To Err Is Human: Part 5 - "Strikeout" Medication Errors Using Good Documentation Practice, or GDocP

Jubilant Radiopharma, Radiopharmacies Division presents the Part 5 installment of Dr. Laura Bauman’s To Err Is Human, a blog series focused on common errors in nuclear medicine that may occur during the process of writing, ordering and/or dispensing prescriptions. This series also emphasizes the critical importance for organizations to establish error prevention strategies.

This installment chronicles how implementation of Good Documentation Practice can help prevent mistakes when writing prescriptions.

As we have discussed repeatedly throughout this blog series, despite best efforts, nobody’s perfect and errors can occur when writing and communicating prescription orders. In addition to the techniques described in Parts 1-4 of the To Err Is Human series, following generally accepted documentation guidelines when writing prescriptions is another technique to further limit such errors.

Generally accepted Good Documentation Practice (GDocP) is considered part of Good Manufacturing Practices (GMP) and is supported by the World Health Organization (WHO), the U.S. Food and Drug Administration, the U.S. Pharmacopeial Convention, and many others (perhaps including your own organization!).

Some relevant techniques include the following:

  • For all handwritten documents, use indelible ballpoint pen (not pencil, not erasable or water-soluble pen).
  • Strikeout errors by drawing a single line through the incorrect information.
  • Do not obscure the original information with whiteout, marker, scribbles, or new information.
  • Enter the correct information next to the strikeout.
  • Initial and date the change.
  • Use an asterisk to put the reason for the correction in the footer.

Jubilant Radiopharma, Radiopharmacies Division's Online Prescription Ordering System can help your nuclear medicine department avoid many of the common communication mistakes that lead to dispensing errors. Now available through Jubilant Radiopharma, Radiopharmacies Division's pharmacies nationwide, Online Prescription Ordering provides a quick, easy and secure way to transmit your prescription orders directly to your local pharmacy. Contact your Jubilant Radiopharma, Radiopharmacies Division pharmacist to register today.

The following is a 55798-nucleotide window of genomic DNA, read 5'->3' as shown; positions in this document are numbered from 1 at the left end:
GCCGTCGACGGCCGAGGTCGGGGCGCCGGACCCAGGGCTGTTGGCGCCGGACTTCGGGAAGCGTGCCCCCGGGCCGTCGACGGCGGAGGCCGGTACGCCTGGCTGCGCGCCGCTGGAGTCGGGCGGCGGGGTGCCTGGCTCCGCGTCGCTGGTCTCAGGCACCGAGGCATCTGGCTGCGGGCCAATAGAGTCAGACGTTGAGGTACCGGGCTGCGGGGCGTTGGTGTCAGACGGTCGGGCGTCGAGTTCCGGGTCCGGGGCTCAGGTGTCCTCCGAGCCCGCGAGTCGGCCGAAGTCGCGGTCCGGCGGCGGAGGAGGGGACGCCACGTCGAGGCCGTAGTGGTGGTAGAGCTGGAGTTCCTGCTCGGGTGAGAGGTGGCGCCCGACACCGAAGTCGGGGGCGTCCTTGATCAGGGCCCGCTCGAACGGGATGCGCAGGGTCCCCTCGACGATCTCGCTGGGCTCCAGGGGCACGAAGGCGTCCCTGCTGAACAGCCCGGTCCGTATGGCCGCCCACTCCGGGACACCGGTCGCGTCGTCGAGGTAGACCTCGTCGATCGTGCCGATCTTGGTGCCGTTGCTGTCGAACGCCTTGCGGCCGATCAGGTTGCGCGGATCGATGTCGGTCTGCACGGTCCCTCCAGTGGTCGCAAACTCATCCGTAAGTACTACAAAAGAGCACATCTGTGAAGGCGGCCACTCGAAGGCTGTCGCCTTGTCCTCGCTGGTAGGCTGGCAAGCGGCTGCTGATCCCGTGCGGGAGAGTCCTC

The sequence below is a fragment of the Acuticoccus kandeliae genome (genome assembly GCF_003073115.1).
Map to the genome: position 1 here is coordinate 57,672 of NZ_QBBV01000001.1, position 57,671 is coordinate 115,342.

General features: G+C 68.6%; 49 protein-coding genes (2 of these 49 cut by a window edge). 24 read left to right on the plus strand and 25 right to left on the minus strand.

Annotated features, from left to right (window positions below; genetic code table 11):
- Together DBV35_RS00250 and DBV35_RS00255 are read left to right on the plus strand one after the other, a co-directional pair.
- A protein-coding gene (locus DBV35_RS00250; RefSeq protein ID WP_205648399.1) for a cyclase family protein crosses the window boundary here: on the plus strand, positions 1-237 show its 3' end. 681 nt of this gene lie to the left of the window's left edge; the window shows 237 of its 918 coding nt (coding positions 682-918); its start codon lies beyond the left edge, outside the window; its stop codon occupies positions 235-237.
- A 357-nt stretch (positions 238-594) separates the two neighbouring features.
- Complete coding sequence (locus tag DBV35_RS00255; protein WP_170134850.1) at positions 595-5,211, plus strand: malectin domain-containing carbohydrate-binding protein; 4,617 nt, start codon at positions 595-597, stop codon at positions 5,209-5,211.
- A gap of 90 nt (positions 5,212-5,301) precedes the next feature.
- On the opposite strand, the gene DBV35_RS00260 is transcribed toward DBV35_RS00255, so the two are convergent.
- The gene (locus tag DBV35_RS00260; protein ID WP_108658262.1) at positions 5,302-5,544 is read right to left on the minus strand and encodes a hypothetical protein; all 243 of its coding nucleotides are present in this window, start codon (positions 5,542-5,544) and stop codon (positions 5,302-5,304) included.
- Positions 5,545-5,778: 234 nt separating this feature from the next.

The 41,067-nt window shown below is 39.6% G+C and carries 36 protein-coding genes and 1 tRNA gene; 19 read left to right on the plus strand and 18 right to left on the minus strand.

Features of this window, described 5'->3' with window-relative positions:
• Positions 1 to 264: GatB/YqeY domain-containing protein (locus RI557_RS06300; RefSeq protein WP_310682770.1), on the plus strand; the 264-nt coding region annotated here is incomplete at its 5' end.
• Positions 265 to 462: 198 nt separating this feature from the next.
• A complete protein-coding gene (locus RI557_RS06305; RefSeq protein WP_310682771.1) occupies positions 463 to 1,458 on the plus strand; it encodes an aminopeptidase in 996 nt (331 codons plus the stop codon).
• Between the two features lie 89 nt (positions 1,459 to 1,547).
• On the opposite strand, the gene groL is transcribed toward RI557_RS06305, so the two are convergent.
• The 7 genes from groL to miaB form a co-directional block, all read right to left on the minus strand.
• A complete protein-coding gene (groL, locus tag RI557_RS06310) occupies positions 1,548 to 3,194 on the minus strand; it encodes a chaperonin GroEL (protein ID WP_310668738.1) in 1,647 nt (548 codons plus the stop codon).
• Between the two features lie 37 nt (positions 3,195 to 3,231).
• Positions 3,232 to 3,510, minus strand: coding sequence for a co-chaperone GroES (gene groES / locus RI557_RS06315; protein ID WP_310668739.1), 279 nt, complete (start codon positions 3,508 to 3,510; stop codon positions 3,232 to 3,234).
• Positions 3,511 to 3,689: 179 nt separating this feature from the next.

Take the following scenario: A nuclear medicine technologist called the pharmacy to say he received an extra dose that he did not order. Upon review, the order in question was faint but visible on the fax form. The technologist explained that he had tried to erase the order on the form because he intended to cancel it. Moving forward, the technologist agreed to clearly cross out any cancelled orders on his fax document.

This example reminds us that errors in nuclear medicine are often due to ambiguous communication between technologist and pharmacist. Although these errors can negatively impact our practices and our patients, fearless discussion designed to acknowledge and address those missteps within a “just culture” can lead to error prevention strategies.

Lessons Learned

Throughout this To Err Is Human series we have been reminded time and again that the key to error avoidance is clear communication. Simple steps can and should be taken to eliminate potential confusion and ensure accurate dispensing.

Lets take a quick look back at recommended best practices:

Preparing your own team to learn and grow from mistakes is an essential role of successful leaders. Hopefully, this series has prompted you to ask yourself the following: Has your team experienced other errors? What cultural framework was used to analyze the error afterward? Were error-prevention strategies formed and communicated to the entire team? What more can I do to encourage an error-free environment?

For more information, see Part 1 of our series: How Institution of a “Just Culture” Can Lead to Effective Medication-Error Reporting & Prevention. You may also find the following resources of interest and value: The Joint Comission’s Framework for Conducting a Root Cause Analysis and Action Plan U.S. Nuclear Regulatory Commission's (NRC) list of Risks Associated with Medical Events and the WHO’s Good Documentation & Quality Management Principles.